So, while we walk down the streets with no valuables, only the equivalent of a few dollars in our pockets, continuously surveying our surroundings, we can’t help but try to understand and empathize.
1. Edgar, 27 years after the war, showing us the remains of a bomb dropped by the government forces.
2. What's left of a helicopter blown up by guerrilla forces. The infamous General Monterrosa was purportedly inside.
3. A not so innocent sign that adorned our hike through former guerrilla territory. All limbs are still attached.
Wednesday, November 4, 2009
Let us know what needs improvement. Thanks!
1 – Guatemala City. Home and volunteer place our first three weeks. We were outside of the city proper and, unfortunately, did not explore much of the city. Sophie and Igor were great hosts, and the Center was a great place to work and learn Spanish our first few weeks.
2 – Antigua, Guatemala. The site of our first “traveling”. We had a few day trips to Antigua, as it was a short drive from home. It is a beautiful colonial town.
3 – Panajachel, Guatemala. Our first weekend away was here on Lago de Atitlan. An old hippy hangout filled with plenty of expats and volcanoes.
4 – Rio Dulce, Guatemala. After three weeks in Guatemala City we headed here. We made our first traveling friend. Cool hostel on the water, which was the gateway to the Caribbean Sea.
5 – Flores, Guatemala. We didn’t want to spend the night here, but we’re glad we did. The town is a small island full of gringos going to or coming from Tikal.
6 – El Remate, Guatemala. A simpler jumping-off point for Tikal than is Flores. Also, the location where we taught an afternoon class for village kids for a week through Project Ix-Canaan. Located on a pleasant, large lake, with a “Biotope” and small Mayan site nearby, there was plenty to do when we weren’t preparing for class or teaching.
7 – Tikal, Guatemala. Guatemala’s biggest tourist site is this humongous Mayan ruin. Even though we weren’t happy with our guide, the place was awesome. We need to return.
8 – Lanquin, Guatemala. The closest town to the wondrous Semuc Champey. Caves were also close-by. Semuc Champey ended up being the most impressive site we visited in Guatemala. From here we left for El Salvador, though we spent one night back in Guatemala City (#1) with Sophie and Igor on the way.
9 – Candelaria, El Salvador. A small town just a few kilometers into El Salvador. We spent our first night couchsurfing here. Heather, a Peace Corps volunteer, was a gracious hostess.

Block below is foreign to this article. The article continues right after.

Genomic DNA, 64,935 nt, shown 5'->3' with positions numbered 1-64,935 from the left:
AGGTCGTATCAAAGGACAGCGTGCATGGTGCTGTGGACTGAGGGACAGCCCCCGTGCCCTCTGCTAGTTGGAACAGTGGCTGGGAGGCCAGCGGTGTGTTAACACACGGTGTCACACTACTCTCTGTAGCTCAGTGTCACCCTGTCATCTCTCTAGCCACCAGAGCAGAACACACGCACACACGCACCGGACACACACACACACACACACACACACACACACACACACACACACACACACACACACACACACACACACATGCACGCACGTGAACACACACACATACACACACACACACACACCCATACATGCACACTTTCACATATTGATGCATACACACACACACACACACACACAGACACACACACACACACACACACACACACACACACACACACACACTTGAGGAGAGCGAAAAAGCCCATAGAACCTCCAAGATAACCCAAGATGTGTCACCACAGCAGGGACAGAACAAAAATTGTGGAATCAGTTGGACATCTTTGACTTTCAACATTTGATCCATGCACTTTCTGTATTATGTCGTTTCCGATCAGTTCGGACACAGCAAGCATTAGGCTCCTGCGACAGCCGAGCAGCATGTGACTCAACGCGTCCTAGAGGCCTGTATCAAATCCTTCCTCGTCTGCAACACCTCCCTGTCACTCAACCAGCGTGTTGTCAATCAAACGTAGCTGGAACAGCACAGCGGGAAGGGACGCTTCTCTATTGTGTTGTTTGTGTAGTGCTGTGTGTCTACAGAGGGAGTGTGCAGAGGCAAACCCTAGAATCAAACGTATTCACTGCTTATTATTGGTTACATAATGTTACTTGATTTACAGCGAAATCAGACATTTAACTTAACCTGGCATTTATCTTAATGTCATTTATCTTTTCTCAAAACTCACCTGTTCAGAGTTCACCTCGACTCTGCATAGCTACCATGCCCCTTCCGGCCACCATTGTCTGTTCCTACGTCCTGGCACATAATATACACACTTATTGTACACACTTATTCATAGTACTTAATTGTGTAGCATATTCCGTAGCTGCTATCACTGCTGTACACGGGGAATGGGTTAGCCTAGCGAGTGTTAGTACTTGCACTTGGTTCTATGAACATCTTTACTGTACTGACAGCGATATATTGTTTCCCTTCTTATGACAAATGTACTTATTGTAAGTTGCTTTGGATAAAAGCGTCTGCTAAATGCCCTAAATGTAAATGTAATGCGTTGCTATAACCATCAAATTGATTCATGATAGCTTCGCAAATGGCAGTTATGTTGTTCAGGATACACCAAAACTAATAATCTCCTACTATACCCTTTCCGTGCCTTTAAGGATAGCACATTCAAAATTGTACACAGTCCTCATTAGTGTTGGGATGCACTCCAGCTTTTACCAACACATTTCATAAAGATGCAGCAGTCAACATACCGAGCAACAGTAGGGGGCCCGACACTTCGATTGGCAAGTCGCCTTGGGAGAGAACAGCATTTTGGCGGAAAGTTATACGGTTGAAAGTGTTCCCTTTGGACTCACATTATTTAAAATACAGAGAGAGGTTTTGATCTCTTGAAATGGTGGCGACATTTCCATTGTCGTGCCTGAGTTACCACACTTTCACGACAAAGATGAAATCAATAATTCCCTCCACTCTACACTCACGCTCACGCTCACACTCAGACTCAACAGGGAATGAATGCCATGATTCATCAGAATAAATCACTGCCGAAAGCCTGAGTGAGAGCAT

10 – Ataco, El Salvador. This small town is located on the touristy Ruta de las Flores. We couchsurfed three nights here with Atilio and Rosario. Impressively gracious hosts again. We went to the beach, watched the sunrise, and enjoyed excellent food.
11 – San Salvador, El Salvador. Despite suffering greatly during the not-too-distant Civil War, the capital city was impressive. One impressive site a bit outside of the city was Puerta del Diablo, which offered government forces a great place to discard bodies during the Civil War and offers impressive mountain views today.
12 – El Tunco, El Salvador. A chill surfing community not too out of the way (El Salvador is so small that most everything is pretty much on the way). While we didn’t catch any waves, we enjoyed watching from the beach.
13 – Suchitoto, El Salvador. A colonial town where fighting apparently first broke out during the Civil War. Our Civil War guided tour didn’t go as well as planned. Two more nights couchsuring, though this time in a hostel dorm room. Strange arrangement.
14 – Perquin, El Salvador. The guerrilla headquarters during the Civil War were located here. Also close to the site of an 800-person massacre (all civilians) carried out by the government forces early on in the war.
15 – Leon, Nicaragua. We arrived here four days ago after a long day of travel from El Salvador. A young Wabash alum who is volunteering here is providing us a room for a few days while we seek out volunteer opportunities and our own accommodations. The plan is to work with Las Tias, a group offering street kids meaningful afternoon alternatives.